I wonder how other adoptive parents talk about December 2nd, 1975. To speak of that day, my mother said "the day you arrived" or "the day we got you" but in practice, she spoke as if it was the day I was born. I had mixed feelings about that: knowing that she loved me as if she gave birth to me was a security and it made me feel good but at the same time, it made me feel uncomfortable. More I knew she loved me as her real child, more I was scared to be abandoned again.

I'm so lucky, I remember my birth and the following days after my birth as if it was yesterday. My next blog entry will be on those days...


by kimette on Tuesday, 28 October 2008

I first wanted to put a title like "I feel stupid" but after finishing to write it, I changed it to unbrainwashing.

After discovering the lies on my adoption records, my bullshit meter has been slowly destroyed by a bullshit-message that I believed during almost 25 years.

The bullshit-message was that two Christians named Holt  have rescued the biracial babies dumped by their Korean unwed mothers. Whenever the story came out from the mouth of my adoptive mother, the word "Holts" sounded like Saints and the word "Korean mothers" sounded like prostitutes who slept with the American soldiers. I remember at the beginning and at some time of my life being and disgusted by the American soldiers but I was usually more disgusted by the Korean prostitutes. Even if I have lived six years with all my (first) family and that my mother had nothing to do with my adoption, it didn't take long time for the people to make me believe that my birth mother was not different than the other Korean prostitutes who have dumped their babies.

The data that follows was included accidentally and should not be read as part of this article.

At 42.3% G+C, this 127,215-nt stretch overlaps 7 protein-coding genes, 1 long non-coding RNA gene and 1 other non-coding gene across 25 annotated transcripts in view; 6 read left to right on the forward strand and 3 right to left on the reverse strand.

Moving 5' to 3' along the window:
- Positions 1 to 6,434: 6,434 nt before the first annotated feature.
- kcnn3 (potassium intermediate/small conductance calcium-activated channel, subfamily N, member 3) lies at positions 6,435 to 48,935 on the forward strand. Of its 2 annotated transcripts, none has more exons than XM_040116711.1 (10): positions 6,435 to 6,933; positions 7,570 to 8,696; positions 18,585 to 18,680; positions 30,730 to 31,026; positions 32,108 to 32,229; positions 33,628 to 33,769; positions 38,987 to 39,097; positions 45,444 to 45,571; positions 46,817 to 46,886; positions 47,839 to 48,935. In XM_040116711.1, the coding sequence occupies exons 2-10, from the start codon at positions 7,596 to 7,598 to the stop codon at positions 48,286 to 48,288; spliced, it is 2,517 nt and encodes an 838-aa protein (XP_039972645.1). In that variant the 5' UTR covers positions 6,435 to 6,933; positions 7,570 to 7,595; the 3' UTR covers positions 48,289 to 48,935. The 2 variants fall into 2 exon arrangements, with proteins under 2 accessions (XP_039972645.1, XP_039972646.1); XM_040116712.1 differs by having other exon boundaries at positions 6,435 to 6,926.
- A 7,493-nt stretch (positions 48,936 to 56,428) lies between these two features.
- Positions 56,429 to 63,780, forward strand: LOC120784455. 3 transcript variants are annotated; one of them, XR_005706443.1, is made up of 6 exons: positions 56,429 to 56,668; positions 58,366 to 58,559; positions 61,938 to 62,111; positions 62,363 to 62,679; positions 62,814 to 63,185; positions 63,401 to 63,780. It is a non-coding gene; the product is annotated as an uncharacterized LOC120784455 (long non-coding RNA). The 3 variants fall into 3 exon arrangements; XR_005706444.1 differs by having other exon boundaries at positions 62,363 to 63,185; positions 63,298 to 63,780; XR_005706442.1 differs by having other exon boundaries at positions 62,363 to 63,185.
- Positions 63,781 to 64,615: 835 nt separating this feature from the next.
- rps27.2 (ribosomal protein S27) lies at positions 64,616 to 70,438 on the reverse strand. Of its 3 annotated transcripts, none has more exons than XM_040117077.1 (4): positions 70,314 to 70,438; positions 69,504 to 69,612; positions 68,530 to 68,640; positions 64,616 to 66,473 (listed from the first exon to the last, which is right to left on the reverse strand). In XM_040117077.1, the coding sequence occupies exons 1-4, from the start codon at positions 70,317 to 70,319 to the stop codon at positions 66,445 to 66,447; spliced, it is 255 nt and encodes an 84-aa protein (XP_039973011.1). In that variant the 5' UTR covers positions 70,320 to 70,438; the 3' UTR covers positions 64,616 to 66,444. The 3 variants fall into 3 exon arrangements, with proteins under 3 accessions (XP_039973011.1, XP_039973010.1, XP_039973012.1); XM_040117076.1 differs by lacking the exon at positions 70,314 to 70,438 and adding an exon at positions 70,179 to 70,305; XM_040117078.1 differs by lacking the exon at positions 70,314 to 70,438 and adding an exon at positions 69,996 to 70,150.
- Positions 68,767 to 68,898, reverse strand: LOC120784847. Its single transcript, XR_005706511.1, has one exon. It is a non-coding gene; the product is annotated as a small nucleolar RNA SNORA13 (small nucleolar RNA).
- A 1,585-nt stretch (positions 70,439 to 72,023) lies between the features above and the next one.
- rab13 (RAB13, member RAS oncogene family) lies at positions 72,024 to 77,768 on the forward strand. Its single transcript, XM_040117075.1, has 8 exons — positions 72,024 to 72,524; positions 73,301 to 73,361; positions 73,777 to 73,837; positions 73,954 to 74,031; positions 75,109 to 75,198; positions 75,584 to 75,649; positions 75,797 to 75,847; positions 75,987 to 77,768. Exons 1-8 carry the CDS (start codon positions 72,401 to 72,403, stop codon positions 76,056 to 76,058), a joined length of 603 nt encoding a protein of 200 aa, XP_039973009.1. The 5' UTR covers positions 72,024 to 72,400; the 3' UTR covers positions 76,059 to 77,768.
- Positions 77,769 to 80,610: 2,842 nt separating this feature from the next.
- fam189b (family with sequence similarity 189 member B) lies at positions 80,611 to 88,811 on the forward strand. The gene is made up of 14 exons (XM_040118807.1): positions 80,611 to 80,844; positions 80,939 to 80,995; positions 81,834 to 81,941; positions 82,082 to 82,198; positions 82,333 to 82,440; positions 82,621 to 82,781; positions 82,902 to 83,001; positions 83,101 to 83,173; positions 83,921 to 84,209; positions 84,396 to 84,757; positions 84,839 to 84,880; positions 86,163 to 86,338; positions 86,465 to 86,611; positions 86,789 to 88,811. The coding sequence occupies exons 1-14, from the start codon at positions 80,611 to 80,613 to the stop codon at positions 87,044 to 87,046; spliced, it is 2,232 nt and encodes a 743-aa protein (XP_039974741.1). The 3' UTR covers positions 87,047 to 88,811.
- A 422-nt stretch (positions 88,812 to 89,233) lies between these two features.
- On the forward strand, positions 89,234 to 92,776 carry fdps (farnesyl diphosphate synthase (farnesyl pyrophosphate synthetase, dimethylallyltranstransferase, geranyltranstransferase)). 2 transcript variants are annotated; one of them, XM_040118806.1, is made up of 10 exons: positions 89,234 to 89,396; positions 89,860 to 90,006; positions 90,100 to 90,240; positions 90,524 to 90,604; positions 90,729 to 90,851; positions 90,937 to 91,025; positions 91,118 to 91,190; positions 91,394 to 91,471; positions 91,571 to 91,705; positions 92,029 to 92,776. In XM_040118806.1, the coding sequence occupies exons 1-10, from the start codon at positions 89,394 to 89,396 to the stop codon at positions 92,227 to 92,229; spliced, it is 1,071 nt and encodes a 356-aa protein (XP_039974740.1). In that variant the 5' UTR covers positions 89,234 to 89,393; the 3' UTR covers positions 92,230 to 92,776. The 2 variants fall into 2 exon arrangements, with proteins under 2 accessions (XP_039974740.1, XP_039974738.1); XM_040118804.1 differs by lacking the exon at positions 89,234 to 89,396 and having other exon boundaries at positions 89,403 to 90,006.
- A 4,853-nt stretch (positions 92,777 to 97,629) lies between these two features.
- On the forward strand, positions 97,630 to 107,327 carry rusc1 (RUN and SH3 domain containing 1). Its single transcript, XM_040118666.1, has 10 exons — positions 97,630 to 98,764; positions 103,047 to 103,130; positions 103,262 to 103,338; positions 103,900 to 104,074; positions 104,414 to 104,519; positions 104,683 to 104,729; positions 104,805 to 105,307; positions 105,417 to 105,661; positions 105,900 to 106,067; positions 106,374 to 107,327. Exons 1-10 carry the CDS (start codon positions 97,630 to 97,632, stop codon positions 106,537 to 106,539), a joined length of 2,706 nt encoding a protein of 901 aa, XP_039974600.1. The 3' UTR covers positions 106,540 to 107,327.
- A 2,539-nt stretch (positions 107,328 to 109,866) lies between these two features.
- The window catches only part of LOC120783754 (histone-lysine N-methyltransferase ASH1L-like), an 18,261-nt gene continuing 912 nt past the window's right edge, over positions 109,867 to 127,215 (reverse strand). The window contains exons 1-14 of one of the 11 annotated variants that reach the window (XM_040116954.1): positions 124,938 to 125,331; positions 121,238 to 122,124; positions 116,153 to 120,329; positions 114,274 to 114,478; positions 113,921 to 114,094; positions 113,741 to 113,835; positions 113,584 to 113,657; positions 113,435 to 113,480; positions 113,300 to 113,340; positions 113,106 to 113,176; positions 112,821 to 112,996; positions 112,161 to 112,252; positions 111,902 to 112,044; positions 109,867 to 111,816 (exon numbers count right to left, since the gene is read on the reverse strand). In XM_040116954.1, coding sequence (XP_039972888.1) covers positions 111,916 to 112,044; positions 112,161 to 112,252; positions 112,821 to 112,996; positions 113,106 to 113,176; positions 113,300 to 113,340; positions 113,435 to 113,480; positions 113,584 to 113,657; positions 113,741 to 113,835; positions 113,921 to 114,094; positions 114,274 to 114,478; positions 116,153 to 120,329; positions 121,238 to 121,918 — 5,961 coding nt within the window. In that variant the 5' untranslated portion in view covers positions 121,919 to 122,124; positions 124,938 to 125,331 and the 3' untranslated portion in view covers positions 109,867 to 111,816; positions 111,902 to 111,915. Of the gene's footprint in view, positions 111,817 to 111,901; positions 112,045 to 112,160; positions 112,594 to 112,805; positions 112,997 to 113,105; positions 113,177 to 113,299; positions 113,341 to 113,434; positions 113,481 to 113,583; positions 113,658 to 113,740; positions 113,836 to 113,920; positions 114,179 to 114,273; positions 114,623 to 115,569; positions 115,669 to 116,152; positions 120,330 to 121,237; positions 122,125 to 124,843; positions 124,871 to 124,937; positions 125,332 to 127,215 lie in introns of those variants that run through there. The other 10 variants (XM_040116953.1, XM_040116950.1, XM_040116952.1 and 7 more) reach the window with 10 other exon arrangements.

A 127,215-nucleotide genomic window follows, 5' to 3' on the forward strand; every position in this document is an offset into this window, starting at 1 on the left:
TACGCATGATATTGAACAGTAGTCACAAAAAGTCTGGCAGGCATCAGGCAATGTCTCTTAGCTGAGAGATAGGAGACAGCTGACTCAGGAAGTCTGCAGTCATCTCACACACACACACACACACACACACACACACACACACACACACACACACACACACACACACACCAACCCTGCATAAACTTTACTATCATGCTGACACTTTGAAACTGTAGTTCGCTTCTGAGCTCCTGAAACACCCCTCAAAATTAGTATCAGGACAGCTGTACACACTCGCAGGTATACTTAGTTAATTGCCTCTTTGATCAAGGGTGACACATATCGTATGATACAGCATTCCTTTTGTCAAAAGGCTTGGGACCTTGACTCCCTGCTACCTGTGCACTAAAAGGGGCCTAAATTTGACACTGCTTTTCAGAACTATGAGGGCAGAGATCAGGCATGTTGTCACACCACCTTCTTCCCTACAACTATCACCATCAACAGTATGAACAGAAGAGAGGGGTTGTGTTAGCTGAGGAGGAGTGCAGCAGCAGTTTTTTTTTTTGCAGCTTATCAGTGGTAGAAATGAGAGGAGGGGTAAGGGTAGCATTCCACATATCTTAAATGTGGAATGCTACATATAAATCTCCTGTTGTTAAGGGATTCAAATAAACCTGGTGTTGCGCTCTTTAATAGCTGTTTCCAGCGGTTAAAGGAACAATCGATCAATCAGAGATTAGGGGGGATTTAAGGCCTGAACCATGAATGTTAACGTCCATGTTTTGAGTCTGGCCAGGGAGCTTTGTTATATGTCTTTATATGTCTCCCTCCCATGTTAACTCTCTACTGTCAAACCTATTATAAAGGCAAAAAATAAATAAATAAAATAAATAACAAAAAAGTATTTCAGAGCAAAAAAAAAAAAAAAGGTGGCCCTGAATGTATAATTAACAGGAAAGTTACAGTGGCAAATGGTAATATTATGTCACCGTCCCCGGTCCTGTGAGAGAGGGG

During those 25 years of total assimilation, my anger at Holt resurfaced only once in 1989 during a family tour in Korea. But at that time, I belived that Holt made a huge mistake only in my case and that the other happy adoptees had the truth written on their documents.

Although I felt angry at Holt and at Korea before going there to search my family in 2001, with my bullshit meter destroyed, I went to Molly Holt's house to bring her some toys, sweets and money for the handicapped children that the Saints were taking care of at Ilsan Holt Center.